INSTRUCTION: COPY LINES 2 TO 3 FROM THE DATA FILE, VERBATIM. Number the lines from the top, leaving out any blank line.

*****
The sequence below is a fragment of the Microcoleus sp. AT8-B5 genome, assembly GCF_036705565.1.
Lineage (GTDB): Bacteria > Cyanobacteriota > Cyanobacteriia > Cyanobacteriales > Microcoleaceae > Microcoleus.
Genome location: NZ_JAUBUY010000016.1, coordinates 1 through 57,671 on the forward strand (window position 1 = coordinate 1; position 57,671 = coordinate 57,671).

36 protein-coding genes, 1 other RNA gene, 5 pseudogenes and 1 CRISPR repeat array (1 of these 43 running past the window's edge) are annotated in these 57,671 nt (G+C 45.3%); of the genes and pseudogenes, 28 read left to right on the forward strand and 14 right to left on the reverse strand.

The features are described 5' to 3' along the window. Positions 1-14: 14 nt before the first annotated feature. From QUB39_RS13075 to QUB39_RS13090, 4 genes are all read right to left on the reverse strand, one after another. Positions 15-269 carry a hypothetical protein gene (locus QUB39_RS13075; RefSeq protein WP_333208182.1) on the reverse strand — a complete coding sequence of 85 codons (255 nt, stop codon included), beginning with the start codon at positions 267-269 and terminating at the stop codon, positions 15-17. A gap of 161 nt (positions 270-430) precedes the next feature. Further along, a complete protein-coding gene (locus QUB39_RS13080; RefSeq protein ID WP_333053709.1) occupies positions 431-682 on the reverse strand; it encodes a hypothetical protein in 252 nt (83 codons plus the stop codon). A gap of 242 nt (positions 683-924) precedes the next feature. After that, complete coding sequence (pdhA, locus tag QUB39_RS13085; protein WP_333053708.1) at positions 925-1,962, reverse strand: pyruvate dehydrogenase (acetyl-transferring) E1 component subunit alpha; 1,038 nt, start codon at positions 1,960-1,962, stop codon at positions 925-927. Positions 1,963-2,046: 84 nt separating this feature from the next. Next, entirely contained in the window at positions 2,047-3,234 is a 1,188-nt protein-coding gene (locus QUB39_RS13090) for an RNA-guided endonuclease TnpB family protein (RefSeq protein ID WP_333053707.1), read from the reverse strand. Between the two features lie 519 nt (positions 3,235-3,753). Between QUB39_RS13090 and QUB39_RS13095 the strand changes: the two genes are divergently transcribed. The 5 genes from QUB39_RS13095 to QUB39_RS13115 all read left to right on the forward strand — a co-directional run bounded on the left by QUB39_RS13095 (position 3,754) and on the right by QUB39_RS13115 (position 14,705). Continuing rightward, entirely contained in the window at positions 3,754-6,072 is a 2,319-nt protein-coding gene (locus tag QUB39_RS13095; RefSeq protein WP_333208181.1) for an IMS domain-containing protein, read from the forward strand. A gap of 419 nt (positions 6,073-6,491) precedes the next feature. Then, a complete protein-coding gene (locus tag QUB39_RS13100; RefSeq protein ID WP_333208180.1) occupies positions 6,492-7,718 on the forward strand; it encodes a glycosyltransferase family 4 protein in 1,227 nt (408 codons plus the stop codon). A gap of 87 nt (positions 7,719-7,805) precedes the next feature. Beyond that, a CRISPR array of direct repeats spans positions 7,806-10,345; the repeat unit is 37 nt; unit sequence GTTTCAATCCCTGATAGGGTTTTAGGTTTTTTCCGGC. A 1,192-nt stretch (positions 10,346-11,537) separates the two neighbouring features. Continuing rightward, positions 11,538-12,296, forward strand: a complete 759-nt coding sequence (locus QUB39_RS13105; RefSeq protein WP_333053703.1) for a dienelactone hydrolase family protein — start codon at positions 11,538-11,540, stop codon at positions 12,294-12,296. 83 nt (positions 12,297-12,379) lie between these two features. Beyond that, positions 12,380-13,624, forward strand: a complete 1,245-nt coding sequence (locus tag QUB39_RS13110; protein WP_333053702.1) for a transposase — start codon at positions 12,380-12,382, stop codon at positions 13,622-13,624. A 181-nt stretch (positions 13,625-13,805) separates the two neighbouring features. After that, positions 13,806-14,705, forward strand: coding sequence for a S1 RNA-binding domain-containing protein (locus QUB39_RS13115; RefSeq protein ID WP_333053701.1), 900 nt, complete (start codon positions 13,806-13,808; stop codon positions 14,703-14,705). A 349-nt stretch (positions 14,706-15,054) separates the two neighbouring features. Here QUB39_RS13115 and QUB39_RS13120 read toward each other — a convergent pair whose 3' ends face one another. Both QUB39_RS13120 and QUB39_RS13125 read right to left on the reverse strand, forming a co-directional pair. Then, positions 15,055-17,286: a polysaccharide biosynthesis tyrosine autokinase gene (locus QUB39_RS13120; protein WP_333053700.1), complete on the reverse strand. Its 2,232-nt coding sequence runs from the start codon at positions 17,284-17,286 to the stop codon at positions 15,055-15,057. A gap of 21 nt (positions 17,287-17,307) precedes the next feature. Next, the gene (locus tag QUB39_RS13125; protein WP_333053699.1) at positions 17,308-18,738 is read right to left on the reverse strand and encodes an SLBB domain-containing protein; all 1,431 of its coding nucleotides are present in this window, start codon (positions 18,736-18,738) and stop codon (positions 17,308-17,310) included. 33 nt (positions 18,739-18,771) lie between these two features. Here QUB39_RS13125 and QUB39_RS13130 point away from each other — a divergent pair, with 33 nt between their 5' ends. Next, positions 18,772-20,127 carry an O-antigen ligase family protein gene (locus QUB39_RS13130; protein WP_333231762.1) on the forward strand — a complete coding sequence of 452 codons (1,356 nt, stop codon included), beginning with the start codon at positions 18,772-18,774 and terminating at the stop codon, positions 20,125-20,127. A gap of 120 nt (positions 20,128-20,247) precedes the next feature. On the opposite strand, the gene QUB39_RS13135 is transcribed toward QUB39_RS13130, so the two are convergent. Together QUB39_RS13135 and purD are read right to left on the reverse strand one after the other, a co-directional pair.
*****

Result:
Lineage (GTDB): Bacteria > Cyanobacteriota > Cyanobacteriia > Cyanobacteriales > Microcoleaceae > Microcoleus.
Genome location: NZ_JAUBUY010000016.1, coordinates 1 through 57,671 on the forward strand (window position 1 = coordinate 1; position 57,671 = coordinate 57,671).